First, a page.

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EU tells Romania to recover EUR 570m 'incompatible aid' from rail freight operator CFR Marfa

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 EU tells Romania to recover EUR 570m 'incompatible aid' from rail freight operator CFR Marfa

CFR Marfa Class 47 - Photo by Mihai Stefanescu

(BRUSSELS) - Rail freight operator CFR Marfa received at least EUR 570m 'incompatible state aid' from Romania through debt write-off and failure to collect debts from the company, the EU Commission said Monday.

"Certain public support measures in favour of the state-owned incumbent CFR Marfa have given them an unfair economic advantage vis-à-vis other operators," said EC vice-president Margrethe Vestager: "They consist of the cancellation of public debts and the failure of public creditors to collect debts from the company. This is in breach of EU State aid rules. Romania will now have to recover the incompatible aid."

CFR Marfa is the incumbent rail freight transport services provider in Romania. The company, which is fully state-owned, has been in economic difficulties for a number of years. It has a high level of debt, mainly towards the Romanian rail infrastructure manager CFR Infrastructura, which is also fully state-owned, and had high debts towards the national social security and tax administration agencies for several years.

Unlike passenger rail transport, the rail freight transport market in Romania is highly competitive, with numerous private operators, some having gained considerable market share following liberalisation of the market in 2007. In March 2017, the Association of Romanian Private Rail Freight Operators filed a formal complaint with the Commission alleging that CFR Marfa had received State aid in breach of EU rules.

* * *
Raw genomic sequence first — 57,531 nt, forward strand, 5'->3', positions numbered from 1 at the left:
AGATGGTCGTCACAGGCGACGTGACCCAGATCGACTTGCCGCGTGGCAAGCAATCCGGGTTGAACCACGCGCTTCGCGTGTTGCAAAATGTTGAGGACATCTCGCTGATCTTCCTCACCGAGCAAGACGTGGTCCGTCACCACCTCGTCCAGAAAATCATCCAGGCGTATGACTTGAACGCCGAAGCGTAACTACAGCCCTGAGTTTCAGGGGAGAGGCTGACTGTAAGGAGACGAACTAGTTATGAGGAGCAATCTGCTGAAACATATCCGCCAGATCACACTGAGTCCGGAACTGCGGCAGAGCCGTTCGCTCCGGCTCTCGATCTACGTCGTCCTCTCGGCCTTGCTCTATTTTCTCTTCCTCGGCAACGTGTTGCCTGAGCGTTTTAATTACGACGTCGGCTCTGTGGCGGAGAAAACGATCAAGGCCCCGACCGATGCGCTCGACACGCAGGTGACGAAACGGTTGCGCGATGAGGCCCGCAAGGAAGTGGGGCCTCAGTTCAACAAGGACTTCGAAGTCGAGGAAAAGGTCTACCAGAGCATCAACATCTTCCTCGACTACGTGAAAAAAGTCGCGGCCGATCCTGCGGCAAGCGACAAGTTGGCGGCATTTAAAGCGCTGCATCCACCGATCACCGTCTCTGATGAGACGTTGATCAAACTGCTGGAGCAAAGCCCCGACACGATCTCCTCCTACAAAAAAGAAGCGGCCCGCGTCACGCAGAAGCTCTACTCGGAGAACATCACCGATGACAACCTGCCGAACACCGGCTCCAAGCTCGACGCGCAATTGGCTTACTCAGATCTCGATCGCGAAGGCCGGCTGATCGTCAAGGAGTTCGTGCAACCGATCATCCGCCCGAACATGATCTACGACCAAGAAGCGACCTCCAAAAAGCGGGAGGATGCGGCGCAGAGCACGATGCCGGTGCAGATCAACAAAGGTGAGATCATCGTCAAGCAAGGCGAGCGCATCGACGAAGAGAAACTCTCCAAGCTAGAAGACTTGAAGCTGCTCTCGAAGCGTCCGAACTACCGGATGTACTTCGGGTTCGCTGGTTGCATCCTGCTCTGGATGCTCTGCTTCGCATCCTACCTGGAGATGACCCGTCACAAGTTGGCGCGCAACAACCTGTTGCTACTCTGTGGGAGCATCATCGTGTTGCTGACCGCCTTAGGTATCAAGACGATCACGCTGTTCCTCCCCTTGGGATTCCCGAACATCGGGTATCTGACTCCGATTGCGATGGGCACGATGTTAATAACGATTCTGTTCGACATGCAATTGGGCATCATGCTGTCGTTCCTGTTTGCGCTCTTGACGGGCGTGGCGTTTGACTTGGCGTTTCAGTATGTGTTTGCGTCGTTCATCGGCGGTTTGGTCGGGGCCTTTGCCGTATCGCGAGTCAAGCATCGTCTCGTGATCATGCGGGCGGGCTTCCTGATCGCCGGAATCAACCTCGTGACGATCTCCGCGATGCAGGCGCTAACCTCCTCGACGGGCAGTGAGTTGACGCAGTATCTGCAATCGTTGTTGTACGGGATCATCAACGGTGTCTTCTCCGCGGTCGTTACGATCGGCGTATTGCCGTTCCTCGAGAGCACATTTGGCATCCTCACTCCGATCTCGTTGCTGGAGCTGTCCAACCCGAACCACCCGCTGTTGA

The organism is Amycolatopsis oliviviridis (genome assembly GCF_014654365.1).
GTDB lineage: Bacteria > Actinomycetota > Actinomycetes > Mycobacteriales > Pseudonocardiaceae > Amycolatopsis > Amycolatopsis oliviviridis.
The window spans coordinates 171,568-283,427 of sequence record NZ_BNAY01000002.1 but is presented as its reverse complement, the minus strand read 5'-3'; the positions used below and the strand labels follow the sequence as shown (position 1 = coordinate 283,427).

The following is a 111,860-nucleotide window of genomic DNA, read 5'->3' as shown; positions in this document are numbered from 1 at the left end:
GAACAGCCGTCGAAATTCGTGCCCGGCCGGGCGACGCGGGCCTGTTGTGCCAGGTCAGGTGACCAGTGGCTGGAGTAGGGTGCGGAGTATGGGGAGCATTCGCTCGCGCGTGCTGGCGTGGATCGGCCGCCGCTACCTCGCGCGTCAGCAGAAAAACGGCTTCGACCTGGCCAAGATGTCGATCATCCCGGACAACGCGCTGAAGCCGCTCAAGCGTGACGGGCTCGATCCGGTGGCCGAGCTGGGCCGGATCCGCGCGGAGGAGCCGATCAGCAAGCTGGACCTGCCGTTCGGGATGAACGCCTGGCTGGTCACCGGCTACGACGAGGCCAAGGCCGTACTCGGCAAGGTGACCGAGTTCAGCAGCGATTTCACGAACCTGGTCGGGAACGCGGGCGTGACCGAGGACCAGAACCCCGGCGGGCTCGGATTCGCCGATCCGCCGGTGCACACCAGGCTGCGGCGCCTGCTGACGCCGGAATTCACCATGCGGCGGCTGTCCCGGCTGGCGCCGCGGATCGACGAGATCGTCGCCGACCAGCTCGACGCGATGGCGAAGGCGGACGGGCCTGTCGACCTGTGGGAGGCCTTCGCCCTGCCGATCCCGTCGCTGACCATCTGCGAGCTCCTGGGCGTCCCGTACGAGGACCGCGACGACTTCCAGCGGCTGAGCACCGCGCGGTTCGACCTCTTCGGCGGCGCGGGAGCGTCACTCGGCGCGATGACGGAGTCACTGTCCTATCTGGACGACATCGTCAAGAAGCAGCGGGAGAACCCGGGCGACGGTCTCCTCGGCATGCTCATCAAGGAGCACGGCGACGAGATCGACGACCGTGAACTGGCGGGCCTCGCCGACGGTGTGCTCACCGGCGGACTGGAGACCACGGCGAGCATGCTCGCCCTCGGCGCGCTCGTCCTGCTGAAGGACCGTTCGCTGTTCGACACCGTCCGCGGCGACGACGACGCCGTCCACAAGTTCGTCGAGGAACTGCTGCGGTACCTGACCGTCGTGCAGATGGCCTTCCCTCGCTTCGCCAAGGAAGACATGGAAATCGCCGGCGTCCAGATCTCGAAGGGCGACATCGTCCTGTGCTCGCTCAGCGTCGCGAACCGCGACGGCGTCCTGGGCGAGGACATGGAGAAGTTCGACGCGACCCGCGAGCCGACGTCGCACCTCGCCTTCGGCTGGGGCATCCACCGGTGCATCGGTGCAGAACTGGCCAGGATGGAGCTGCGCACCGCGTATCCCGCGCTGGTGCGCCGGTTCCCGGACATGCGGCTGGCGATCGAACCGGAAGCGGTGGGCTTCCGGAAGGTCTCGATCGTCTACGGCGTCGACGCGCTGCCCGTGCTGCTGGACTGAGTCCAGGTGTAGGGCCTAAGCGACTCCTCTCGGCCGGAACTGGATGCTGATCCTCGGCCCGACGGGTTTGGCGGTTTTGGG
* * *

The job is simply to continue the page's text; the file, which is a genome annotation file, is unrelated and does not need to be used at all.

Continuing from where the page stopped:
On 18 December 2017, the Commission opened an in-depth investigation to establish whether several Romanian measures in favour of CFR Marfa were in line with EU State aid rules, specifically:

  • a debt-to-equity swap amounting to around €363 million (RON 1,669 million ) in 2013; and
  • the failure to collect social security debts and outstanding taxes of CFR Marfa, as well as debts towards CFR Infrastructura, since at least 2010.

The Commission found that actions by the State enforcing CFR Marfa's social security debts and outstanding taxes towards the State budget as of June 2013 were market conform.

However, with respect to the remaining identified measures, the Commission found that, in the present case, the State acted in its capacity as a public authority rather than a shareholder of the company. Furthermore, even if the State had acted in its capacity as shareholder, and therefore the private market economy operator test was applicable, no private operator would have written-off its debt or abstained from actively enforcing the repayment of debts for years without a sufficient monetary compensation. As a result, the Commission concluded that the public support from Romania gave CFR Marfa an unfair economic advantage over its competitors. Therefore, it says these measures constitute State aid within the meaning of EU rules.

At least €570 million plus interest, is incompatible with EU State aid rules and needs to be recovered by Romania, says the Commission. It adds, however, that it is "well aware" of the sensitive sector in which CFR Marfa operates and therefore the decision provides six months for the implementation of the recovery decision instead of the usual four months period.

A non-confidential version of the decision will be made available under case number SA.43549 in the State Aid Register on the competition website once any confidentiality issues will have been resolved. New publications of State aid decisions on the internet and in the Official Journal are listed in the State Aid Weekly E-News.

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